By Liz Nicholls, 12thnight.ca
You can always tell when Shaun Johnston is in a theatre. Yes, there’s his beloved Chevy pick-up (c. 1990) outside the Varscona, a four-inch layer of snow on the cab. In a world of constant flux and starry oneupmanship, there’s something highly consoling about this.
The effect is enhanced when you catch sight of a mysterious round red machine in the cargo bed. It’s the same one you asked Johnston about last time he went AWOL from TV-land to be onstage here, four years ago. After all, you never know when someone might need an air compressor, as he points out.
There’s one upgrade to this image of constancy. “OK, I’m not in love with those, but…” says the man himself, affable as ever, apologetically pointing out rust concealer thingies around the fenders. Johnson, incidentally, remains the only actor of my acquaintance who habitually moves through the world with a tire gauge in his shirt pocket. After all, you never know….
“I know where everything is! And I use it all!”
Johnston has brought his lanky frame back from television — where he’s the salty patriarch Jack Bartlett in the long-running CBC series Heartland — in honour of the 25th anniversary season of the theatre company he co-founded with U of A theatre school mate John Hudson.
Johnston’s Shadow Theatre homecoming this time is Annapurna, a two-hander relationship reunion/mystery of the ignitable type by well-known American playwright Sharr White. In Hudson’s production, opening Thursday at the Varscona, Johnston is a cowboy-poet living a ragged, much-reduced sort of life in a crumbling trailer in the Colorado wilds. Shadow leading lady Coralie Cairns is the wife the wife he hasn’t seen since she walked out on him in the middle of the night 20 years ago.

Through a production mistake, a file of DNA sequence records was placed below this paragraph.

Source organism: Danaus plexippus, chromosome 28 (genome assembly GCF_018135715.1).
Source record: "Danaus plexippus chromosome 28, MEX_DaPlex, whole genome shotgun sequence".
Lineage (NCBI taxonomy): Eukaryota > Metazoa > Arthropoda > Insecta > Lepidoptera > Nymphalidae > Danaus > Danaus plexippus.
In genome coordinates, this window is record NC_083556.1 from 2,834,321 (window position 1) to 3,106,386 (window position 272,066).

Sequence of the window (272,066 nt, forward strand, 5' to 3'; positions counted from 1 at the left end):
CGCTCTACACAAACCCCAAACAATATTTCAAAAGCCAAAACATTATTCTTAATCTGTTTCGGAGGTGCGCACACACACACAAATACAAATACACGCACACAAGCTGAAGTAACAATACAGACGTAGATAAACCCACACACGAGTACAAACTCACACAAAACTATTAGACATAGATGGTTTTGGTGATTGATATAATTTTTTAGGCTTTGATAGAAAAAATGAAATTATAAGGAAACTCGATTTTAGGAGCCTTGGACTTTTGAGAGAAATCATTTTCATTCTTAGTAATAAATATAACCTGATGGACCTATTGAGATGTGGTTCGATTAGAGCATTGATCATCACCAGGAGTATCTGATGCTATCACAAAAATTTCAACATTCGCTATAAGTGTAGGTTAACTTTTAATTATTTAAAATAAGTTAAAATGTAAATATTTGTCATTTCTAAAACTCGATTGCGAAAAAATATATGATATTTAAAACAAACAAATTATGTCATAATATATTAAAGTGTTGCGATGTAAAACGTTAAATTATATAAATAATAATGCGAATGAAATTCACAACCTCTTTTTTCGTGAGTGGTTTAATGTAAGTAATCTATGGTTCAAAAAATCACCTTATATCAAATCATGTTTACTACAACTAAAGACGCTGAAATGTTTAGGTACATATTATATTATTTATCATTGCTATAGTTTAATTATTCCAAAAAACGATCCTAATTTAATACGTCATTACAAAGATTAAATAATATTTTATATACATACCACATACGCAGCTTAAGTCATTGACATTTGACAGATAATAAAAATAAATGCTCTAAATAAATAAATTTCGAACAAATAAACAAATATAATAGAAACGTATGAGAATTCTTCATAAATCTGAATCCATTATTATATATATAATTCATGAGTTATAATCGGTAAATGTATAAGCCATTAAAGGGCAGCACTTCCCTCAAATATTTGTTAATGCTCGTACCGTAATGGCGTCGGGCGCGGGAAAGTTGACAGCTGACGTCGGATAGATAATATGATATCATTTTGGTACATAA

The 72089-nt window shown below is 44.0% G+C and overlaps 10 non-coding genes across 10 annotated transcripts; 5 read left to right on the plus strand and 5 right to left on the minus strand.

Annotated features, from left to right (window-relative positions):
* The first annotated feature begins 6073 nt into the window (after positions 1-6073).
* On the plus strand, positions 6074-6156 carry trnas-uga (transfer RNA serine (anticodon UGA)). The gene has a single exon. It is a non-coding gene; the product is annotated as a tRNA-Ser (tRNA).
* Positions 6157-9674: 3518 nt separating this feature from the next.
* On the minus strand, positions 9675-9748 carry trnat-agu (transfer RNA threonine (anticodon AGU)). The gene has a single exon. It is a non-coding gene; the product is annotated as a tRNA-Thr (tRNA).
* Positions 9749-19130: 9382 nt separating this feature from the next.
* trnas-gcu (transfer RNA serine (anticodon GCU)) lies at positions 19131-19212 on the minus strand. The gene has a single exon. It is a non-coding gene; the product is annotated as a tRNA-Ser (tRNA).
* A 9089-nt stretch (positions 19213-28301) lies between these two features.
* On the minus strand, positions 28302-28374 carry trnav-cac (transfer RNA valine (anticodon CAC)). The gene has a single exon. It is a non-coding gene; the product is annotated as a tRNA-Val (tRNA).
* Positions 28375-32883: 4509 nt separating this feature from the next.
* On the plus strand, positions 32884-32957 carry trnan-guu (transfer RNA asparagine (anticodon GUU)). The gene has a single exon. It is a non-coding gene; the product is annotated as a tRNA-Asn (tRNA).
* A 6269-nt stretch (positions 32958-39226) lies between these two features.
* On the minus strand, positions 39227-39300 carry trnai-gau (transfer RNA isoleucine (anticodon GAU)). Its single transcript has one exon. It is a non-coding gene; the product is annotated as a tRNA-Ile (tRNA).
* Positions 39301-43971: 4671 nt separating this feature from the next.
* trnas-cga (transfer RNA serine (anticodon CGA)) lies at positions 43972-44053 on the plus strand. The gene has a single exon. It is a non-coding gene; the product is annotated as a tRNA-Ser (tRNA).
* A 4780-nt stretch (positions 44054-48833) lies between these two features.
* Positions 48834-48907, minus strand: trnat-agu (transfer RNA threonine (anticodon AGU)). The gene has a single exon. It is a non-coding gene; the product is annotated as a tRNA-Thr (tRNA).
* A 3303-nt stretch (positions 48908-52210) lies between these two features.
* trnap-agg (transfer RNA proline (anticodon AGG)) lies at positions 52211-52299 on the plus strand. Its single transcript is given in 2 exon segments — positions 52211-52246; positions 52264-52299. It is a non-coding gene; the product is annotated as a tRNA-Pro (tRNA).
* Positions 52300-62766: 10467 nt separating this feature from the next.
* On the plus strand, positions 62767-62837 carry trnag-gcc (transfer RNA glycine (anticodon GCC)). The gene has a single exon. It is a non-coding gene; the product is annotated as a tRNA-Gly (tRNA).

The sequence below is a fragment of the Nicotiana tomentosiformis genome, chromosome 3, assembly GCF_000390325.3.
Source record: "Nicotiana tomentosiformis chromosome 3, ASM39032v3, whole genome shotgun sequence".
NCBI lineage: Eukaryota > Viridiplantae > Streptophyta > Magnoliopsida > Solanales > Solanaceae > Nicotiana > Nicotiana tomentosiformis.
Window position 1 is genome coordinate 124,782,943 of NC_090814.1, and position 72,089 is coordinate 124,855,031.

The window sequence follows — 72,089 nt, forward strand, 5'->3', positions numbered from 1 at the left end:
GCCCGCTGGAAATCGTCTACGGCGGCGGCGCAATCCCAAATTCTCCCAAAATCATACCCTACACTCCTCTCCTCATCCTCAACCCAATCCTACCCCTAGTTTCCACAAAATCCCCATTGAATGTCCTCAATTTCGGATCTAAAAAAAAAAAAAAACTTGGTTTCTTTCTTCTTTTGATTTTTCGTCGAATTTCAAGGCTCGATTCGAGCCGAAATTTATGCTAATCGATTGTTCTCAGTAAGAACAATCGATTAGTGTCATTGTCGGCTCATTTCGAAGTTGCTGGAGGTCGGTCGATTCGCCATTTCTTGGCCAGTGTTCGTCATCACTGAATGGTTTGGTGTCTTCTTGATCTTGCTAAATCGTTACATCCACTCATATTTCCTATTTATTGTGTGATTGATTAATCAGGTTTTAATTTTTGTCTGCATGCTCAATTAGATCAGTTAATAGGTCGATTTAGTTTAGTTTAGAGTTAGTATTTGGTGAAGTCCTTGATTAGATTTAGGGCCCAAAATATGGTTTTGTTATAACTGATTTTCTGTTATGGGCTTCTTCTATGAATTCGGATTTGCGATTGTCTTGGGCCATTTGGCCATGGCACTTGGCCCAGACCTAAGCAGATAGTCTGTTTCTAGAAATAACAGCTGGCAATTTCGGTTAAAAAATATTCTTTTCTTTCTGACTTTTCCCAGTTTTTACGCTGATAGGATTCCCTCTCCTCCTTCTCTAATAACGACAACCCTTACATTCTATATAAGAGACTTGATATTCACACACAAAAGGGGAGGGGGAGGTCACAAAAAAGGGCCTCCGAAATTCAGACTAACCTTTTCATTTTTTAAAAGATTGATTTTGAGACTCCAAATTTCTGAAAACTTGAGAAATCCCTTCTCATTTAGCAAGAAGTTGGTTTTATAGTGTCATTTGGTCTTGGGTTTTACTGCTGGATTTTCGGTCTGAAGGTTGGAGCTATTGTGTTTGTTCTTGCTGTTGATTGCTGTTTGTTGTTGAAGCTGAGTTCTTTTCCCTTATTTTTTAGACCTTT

How has she tracked him down? And why? The exchanges are acrimoniously witty. “All’s fair,” says the actor. “There are no Geneva Convention rules in this relationship.”
“It’ll be a shocker when the lights come up!” grins Johnston, who’s just startled the baristas into conversation by trying to pay for a a couple of coffees with a hundred dollar bill.
In his time Johnston has played a succession of striding cowboy heroes, deviants, miscreants, psycho killers, sheriffs, good ol’ boys, first in theatre and then mostly film and TV. The last time he was onstage here, Johnston was the grizzled Old Man drinking Jim Beam in Shadow’s 2012 revival of Sam Shepard’s Fool For Love, the same scorcher in which he’d played the restless rancher/visionary Eddie in 1982. And there’s something about Shepard’s laconic visceral style that suits Johnston to a T.
This time, an actor who looks born to wear jeans and boots, on whom cowboy hats do not look like an affection, will be wearing … an apron. Only an apron — if you don’t count the oxygen tank in a backpack. “Well, that’s a new experience for everyone,” he laughs amiably. “Don’t sit in the front row.”
“This show’s a freight train, two hands on deck the whole time,” he says, cheerfully mixing his transportation metaphors. “I do love the dialogue, the ‘cowboy-poet’ (designation). But it goes way beyond that. My character is a smart guy, a highly educated, highly intelligent person. But he hasn’t let that academic strain affect the truth of who he is….”
“I’m using Shaun’s voice, Shaun’s dialect,” he says of his take on Ulysses, the surprisingly erudite cowboy-poet who has somehow — in one of the play’s mysteries — been reduced to terminal squalor. “Not some cowboy extravaganza.”